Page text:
The debate over the uniform fiduciary standard has frequently focused less on the ethical issue—the reduction of asymmetrical information and hidden conflicts of interest in the retail securities marketplace—and more on the in-house issue of how a new regulatory regime might upset the business models of various distribution channels.

In opposing the recommendations last week, for instance, two of the SEC commissioners cited commercial factors as their primary concern—defining the main impact of the recommended changes in terms of their potential impact on the price and availability of financial advisory services as opposed to their probity.

Last Friday, January 21, SEC commissioners Kathleen Casey and Troy Paredes released their objections to the study’s findings. They said that it “fails to justify its recommendation” and “does not adequately recognize the risk that its recommendations could adversely impact investors.” They strongly imply that a uniform standard would hurt consumers either by putting brokers and insurance agents out of the advice business or forcing them to charge more for advice.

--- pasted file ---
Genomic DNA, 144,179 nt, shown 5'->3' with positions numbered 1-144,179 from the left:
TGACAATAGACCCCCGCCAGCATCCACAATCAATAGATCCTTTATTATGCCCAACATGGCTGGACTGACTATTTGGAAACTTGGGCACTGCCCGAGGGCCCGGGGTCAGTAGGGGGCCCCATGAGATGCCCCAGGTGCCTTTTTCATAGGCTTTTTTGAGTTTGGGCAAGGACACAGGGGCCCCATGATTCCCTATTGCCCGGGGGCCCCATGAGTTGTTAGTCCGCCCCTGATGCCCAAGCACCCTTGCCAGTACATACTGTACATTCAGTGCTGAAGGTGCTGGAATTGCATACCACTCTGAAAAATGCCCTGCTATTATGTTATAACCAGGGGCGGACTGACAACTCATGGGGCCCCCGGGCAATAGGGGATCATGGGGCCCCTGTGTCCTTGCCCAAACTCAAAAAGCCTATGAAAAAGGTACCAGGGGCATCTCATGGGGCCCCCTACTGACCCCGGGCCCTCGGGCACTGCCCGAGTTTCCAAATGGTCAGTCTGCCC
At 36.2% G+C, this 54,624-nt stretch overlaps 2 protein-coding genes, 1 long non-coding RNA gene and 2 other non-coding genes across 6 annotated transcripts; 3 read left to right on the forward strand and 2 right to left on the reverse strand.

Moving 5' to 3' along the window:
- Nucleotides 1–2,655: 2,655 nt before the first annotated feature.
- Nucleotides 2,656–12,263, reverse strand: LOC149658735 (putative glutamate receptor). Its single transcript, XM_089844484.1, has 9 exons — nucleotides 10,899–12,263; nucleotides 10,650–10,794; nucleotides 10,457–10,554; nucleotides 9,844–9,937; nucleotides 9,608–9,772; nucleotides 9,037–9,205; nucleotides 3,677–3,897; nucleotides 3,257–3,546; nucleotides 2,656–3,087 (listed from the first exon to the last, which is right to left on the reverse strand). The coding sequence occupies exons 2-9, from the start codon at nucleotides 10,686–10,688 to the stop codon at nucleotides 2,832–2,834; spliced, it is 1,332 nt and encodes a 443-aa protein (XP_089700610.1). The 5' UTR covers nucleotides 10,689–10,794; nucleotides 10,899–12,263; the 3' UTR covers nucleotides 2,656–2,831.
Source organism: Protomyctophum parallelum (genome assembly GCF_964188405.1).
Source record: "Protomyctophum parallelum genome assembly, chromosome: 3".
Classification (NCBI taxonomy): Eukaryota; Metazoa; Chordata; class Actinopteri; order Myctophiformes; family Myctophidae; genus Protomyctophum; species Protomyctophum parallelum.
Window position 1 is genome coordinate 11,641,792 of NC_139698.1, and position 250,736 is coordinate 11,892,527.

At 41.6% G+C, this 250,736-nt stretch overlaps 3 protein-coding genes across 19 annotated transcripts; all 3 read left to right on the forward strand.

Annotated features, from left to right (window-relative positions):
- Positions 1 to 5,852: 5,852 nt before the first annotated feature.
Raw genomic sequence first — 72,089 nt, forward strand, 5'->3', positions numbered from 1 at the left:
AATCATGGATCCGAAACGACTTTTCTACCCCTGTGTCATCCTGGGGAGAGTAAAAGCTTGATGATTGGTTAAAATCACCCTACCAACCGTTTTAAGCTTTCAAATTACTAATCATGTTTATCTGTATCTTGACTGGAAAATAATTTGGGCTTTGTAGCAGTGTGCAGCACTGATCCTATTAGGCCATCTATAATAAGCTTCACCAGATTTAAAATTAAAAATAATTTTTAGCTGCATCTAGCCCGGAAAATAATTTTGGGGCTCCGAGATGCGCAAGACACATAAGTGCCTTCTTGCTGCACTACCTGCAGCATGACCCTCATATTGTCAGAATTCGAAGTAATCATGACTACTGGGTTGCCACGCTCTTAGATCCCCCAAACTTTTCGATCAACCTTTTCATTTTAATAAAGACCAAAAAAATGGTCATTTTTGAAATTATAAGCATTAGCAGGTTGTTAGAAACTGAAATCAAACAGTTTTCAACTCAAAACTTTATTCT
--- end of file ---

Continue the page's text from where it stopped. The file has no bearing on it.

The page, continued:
In the statement, Casey and Paredes write, “The Study unduly discounts the risk that, as a result of the regulatory burdens imposed by the recommendations on financial professionals, investors may have fewer broker-dealers and investment advisers to choose from, may have access to fewer products and services, and may have to pay more for the services and advice they do receive. Any such results are not in the best interests of investors; nor do they serve to protect them.”

Casey and Paredes are the only two Republicans on the commission. Under SEC rules, the five-member commission must have a majority of the party currently in power. The other commissioners are Luis Aguilar, Elisse Walter, and chairperson Mary Schapiro.

Trade groups either praised or condemned the new recommendations, depending on which advisory or distribution channels they represent. The Financial Planning Coalition and the Committee for the Fiduciary Standards, which represent the advisors who are already required to conform to the higher standard, agreed with the SEC staff